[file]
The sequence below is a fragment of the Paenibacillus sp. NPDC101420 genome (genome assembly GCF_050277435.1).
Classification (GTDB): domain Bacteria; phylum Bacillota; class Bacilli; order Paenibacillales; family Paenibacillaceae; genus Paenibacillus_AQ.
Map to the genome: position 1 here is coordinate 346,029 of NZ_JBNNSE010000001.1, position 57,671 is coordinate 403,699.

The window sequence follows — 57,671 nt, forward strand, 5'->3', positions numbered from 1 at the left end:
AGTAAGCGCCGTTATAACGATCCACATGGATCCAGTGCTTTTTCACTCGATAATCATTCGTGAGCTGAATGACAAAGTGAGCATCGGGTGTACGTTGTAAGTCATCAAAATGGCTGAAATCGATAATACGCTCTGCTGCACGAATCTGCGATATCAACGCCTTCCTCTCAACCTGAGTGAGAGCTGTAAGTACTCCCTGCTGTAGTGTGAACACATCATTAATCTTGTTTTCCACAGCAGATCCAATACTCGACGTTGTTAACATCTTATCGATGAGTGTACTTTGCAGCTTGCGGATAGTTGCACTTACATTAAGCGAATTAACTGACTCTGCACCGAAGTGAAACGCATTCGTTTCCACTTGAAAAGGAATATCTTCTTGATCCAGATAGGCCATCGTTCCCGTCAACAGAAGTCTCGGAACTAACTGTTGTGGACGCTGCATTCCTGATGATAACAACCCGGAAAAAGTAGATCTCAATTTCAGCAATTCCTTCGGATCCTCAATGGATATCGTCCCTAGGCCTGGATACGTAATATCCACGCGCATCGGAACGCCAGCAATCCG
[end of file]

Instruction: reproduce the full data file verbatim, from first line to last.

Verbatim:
The sequence below is a fragment of the Paenibacillus sp. NPDC101420 genome (genome assembly GCF_050277435.1).
Classification (GTDB): domain Bacteria; phylum Bacillota; class Bacilli; order Paenibacillales; family Paenibacillaceae; genus Paenibacillus_AQ.
Map to the genome: position 1 here is coordinate 346,029 of NZ_JBNNSE010000001.1, position 57,671 is coordinate 403,699.

The window sequence follows — 57,671 nt, forward strand, 5'->3', positions numbered from 1 at the left end:
AGTAAGCGCCGTTATAACGATCCACATGGATCCAGTGCTTTTTCACTCGATAATCATTCGTGAGCTGAATGACAAAGTGAGCATCGGGTGTACGTTGTAAGTCATCAAAATGGCTGAAATCGATAATACGCTCTGCTGCACGAATCTGCGATATCAACGCCTTCCTCTCAACCTGAGTGAGAGCTGTAAGTACTCCCTGCTGTAGTGTGAACACATCATTAATCTTGTTTTCCACAGCAGATCCAATACTCGACGTTGTTAACATCTTATCGATGAGTGTACTTTGCAGCTTGCGGATAGTTGCACTTACATTAAGCGAATTAACTGACTCTGCACCGAAGTGAAACGCATTCGTTTCCACTTGAAAAGGAATATCTTCTTGATCCAGATAGGCCATCGTTCCCGTCAACAGAAGTCTCGGAACTAACTGTTGTGGACGCTGCATTCCTGATGATAACAACCCGGAAAAAGTAGATCTCAATTTCAGCAATTCCTTCGGATCCTCAATGGATATCGTCCCTAGGCCTGGATACGTAATATCCACGCGCATCGGAACGCCAGCAATCCG